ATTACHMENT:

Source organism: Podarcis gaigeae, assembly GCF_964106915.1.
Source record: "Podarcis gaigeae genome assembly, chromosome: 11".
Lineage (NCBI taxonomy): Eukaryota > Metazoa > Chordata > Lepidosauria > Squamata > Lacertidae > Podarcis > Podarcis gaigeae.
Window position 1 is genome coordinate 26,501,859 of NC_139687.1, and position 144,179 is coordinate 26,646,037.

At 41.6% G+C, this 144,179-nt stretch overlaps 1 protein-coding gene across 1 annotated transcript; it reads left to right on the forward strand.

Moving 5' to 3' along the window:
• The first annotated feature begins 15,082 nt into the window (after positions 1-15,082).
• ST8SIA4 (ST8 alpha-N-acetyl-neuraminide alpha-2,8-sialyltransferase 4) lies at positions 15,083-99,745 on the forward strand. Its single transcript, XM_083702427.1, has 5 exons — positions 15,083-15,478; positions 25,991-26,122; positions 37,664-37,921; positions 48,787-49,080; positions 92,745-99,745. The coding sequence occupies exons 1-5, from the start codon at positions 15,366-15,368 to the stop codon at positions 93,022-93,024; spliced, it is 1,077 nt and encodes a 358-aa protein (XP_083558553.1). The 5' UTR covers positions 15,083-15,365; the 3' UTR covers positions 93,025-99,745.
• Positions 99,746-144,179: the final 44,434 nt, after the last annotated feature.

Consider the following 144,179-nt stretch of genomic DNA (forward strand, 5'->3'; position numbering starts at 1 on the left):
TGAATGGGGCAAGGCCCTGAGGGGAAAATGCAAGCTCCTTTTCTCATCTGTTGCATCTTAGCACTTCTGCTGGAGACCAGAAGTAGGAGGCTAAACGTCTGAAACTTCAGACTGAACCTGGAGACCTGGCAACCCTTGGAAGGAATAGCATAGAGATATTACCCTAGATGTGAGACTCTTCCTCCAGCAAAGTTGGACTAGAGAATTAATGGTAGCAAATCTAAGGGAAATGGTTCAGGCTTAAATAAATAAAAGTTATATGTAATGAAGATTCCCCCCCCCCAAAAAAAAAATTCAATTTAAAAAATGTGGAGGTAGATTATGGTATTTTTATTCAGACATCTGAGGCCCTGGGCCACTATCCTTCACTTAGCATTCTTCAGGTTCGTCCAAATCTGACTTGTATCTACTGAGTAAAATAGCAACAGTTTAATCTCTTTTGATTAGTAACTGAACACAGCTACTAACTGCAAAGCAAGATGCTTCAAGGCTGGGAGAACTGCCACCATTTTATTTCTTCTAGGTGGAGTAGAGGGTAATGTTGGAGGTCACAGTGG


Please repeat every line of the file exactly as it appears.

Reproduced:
Source organism: Podarcis gaigeae, assembly GCF_964106915.1.
Source record: "Podarcis gaigeae genome assembly, chromosome: 11".
Lineage (NCBI taxonomy): Eukaryota > Metazoa > Chordata > Lepidosauria > Squamata > Lacertidae > Podarcis > Podarcis gaigeae.
Window position 1 is genome coordinate 26,501,859 of NC_139687.1, and position 144,179 is coordinate 26,646,037.

At 41.6% G+C, this 144,179-nt stretch overlaps 1 protein-coding gene across 1 annotated transcript; it reads left to right on the forward strand.

Moving 5' to 3' along the window:
• The first annotated feature begins 15,082 nt into the window (after positions 1-15,082).
• ST8SIA4 (ST8 alpha-N-acetyl-neuraminide alpha-2,8-sialyltransferase 4) lies at positions 15,083-99,745 on the forward strand. Its single transcript, XM_083702427.1, has 5 exons — positions 15,083-15,478; positions 25,991-26,122; positions 37,664-37,921; positions 48,787-49,080; positions 92,745-99,745. The coding sequence occupies exons 1-5, from the start codon at positions 15,366-15,368 to the stop codon at positions 93,022-93,024; spliced, it is 1,077 nt and encodes a 358-aa protein (XP_083558553.1). The 5' UTR covers positions 15,083-15,365; the 3' UTR covers positions 93,025-99,745.
• Positions 99,746-144,179: the final 44,434 nt, after the last annotated feature.

Consider the following 144,179-nt stretch of genomic DNA (forward strand, 5'->3'; position numbering starts at 1 on the left):
TGAATGGGGCAAGGCCCTGAGGGGAAAATGCAAGCTCCTTTTCTCATCTGTTGCATCTTAGCACTTCTGCTGGAGACCAGAAGTAGGAGGCTAAACGTCTGAAACTTCAGACTGAACCTGGAGACCTGGCAACCCTTGGAAGGAATAGCATAGAGATATTACCCTAGATGTGAGACTCTTCCTCCAGCAAAGTTGGACTAGAGAATTAATGGTAGCAAATCTAAGGGAAATGGTTCAGGCTTAAATAAATAAAAGTTATATGTAATGAAGATTCCCCCCCCCCAAAAAAAAAATTCAATTTAAAAAATGTGGAGGTAGATTATGGTATTTTTATTCAGACATCTGAGGCCCTGGGCCACTATCCTTCACTTAGCATTCTTCAGGTTCGTCCAAATCTGACTTGTATCTACTGAGTAAAATAGCAACAGTTTAATCTCTTTTGATTAGTAACTGAACACAGCTACTAACTGCAAAGCAAGATGCTTCAAGGCTGGGAGAACTGCCACCATTTTATTTCTTCTAGGTGGAGTAGAGGGTAATGTTGGAGGTCACAGTGG